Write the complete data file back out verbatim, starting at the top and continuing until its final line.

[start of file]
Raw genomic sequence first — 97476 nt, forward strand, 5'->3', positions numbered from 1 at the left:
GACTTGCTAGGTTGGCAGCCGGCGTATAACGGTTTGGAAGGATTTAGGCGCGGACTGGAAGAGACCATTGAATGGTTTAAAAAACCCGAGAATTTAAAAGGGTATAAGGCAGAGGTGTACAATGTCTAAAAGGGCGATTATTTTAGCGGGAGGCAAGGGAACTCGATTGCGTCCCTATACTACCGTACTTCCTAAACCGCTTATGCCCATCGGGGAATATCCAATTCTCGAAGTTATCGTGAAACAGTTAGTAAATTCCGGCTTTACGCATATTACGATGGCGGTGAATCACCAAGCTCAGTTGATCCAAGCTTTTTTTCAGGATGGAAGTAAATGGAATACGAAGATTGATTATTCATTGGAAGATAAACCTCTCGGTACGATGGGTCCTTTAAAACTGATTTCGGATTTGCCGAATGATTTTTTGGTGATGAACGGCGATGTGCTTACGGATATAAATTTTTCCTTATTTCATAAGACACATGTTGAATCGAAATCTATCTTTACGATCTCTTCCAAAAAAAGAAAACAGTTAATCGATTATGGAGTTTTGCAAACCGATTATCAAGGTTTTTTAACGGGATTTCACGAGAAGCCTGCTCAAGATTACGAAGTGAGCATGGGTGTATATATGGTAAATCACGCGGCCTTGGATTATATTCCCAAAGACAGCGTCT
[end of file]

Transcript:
Raw genomic sequence first — 97476 nt, forward strand, 5'->3', positions numbered from 1 at the left:
GACTTGCTAGGTTGGCAGCCGGCGTATAACGGTTTGGAAGGATTTAGGCGCGGACTGGAAGAGACCATTGAATGGTTTAAAAAACCCGAGAATTTAAAAGGGTATAAGGCAGAGGTGTACAATGTCTAAAAGGGCGATTATTTTAGCGGGAGGCAAGGGAACTCGATTGCGTCCCTATACTACCGTACTTCCTAAACCGCTTATGCCCATCGGGGAATATCCAATTCTCGAAGTTATCGTGAAACAGTTAGTAAATTCCGGCTTTACGCATATTACGATGGCGGTGAATCACCAAGCTCAGTTGATCCAAGCTTTTTTTCAGGATGGAAGTAAATGGAATACGAAGATTGATTATTCATTGGAAGATAAACCTCTCGGTACGATGGGTCCTTTAAAACTGATTTCGGATTTGCCGAATGATTTTTTGGTGATGAACGGCGATGTGCTTACGGATATAAATTTTTCCTTATTTCATAAGACACATGTTGAATCGAAATCTATCTTTACGATCTCTTCCAAAAAAAGAAAACAGTTAATCGATTATGGAGTTTTGCAAACCGATTATCAAGGTTTTTTAACGGGATTTCACGAGAAGCCTGCTCAAGATTACGAAGTGAGCATGGGTGTATATATGGTAAATCACGCGGCCTTGGATTATATTCCCAAAGACAGCGTCT